I was talking with colleagues the other night about night-time rituals as a youngster.
We were sweltering in the heat at Carondelet Park, and we were watching the children (two aged 6 years, one 4 years) run and play and overheat and not worry about it.
Then came the stories of our own childhoods.
Hannibal, Missouri. I was 7 or 8 years old. After supper, we’d go back outside to play; our house had no air-conditioning, so outdoors was at least as cool as indoors. Sometime around dusk the mosquito control truck, belching fog to kill the varmints, would be spotted down College Avenue, heading our direction. We pack up and go indoors quickly.
I would take a bath in the upstairs bathroom. My sisters shared a bath in the downstairs bathroom. We’d crawl into pajamas. And then we’d bundle into the car for a trip to Dairy Queen, almost every night.
Imagine — freshly bathed children, in pajamas, just waiting to get sticky Dairy Queen goodness all over us.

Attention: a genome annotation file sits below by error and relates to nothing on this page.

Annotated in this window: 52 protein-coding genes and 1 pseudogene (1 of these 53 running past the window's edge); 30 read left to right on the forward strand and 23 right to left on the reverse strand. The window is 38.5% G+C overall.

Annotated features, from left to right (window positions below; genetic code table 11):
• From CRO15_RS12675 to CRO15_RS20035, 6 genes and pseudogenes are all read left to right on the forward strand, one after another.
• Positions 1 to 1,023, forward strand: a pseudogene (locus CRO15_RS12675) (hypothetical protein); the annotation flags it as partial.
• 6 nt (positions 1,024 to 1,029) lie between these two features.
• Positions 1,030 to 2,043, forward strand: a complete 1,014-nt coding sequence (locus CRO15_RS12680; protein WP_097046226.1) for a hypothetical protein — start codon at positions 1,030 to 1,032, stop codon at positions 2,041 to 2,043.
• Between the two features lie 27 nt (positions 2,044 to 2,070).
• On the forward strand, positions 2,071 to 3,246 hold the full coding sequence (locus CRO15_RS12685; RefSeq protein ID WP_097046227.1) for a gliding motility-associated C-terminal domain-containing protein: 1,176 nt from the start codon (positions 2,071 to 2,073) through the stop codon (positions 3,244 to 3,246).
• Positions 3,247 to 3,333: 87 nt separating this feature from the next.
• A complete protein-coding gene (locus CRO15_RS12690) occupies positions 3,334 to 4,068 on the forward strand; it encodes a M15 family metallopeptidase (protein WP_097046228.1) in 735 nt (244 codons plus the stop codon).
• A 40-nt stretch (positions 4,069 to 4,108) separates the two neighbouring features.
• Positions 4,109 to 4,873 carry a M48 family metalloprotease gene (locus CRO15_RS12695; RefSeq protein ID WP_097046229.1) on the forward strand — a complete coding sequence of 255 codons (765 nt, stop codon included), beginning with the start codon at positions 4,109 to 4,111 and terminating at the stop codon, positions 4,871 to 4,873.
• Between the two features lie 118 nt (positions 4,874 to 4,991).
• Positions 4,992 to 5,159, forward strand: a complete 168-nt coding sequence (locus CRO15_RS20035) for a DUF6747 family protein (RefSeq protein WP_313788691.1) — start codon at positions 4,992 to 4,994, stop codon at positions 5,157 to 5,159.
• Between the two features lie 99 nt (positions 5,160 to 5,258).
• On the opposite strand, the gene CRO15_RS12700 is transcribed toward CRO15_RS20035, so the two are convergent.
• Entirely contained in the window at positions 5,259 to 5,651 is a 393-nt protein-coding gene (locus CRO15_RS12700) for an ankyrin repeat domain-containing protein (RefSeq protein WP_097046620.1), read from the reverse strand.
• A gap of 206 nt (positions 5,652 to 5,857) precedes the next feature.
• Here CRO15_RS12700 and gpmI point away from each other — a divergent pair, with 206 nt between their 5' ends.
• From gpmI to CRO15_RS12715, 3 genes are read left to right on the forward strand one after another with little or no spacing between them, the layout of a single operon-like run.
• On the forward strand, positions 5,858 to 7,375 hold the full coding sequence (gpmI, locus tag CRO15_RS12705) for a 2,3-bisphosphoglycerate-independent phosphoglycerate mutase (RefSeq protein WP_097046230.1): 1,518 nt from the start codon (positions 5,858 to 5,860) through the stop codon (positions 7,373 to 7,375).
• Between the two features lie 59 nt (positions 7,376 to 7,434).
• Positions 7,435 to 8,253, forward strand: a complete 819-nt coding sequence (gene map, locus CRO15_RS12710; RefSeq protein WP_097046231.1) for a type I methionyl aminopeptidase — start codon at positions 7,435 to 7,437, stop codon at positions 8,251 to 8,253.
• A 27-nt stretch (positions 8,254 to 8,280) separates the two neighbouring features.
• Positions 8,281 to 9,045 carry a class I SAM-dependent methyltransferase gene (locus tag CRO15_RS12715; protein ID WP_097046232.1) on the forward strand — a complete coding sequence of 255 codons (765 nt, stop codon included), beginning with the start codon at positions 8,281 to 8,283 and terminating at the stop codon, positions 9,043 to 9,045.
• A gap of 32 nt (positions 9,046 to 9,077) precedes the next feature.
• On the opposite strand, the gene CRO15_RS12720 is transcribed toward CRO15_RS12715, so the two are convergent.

My order was a Mr. Misty, cherry flavored. Brain cramps would ensue. Karen would order a Dilly Bar. And youngest sister Beth, not yet fluent in English, would order “a ‘poon with a dish.” (Translation: a dish of ice cream with a spoon.) And we’d sit there at Dairy Queen and have our treats, or sometimes drive up the main road to the riverfront and watch the Mississippi go by.
We followed the same tradition in Lee’s Summit, as I recall. Living in a subdivision with constant construction made for ample opportunities for me to get dirty. And of course a ten-year-old on a bike can always get sweaty too, especially in summer-in-Missouri heat. The Lee’s Summit house only had one bathtub, though, so I have no idea how we all got cleaned up and ready to hop in the car, clad in pajamas, for the trip across Langsford Road and then 3rd Street to the Dairy Queen on Douglas.
I’ve not had a Mr. Misty in years. I think I shall have one this week.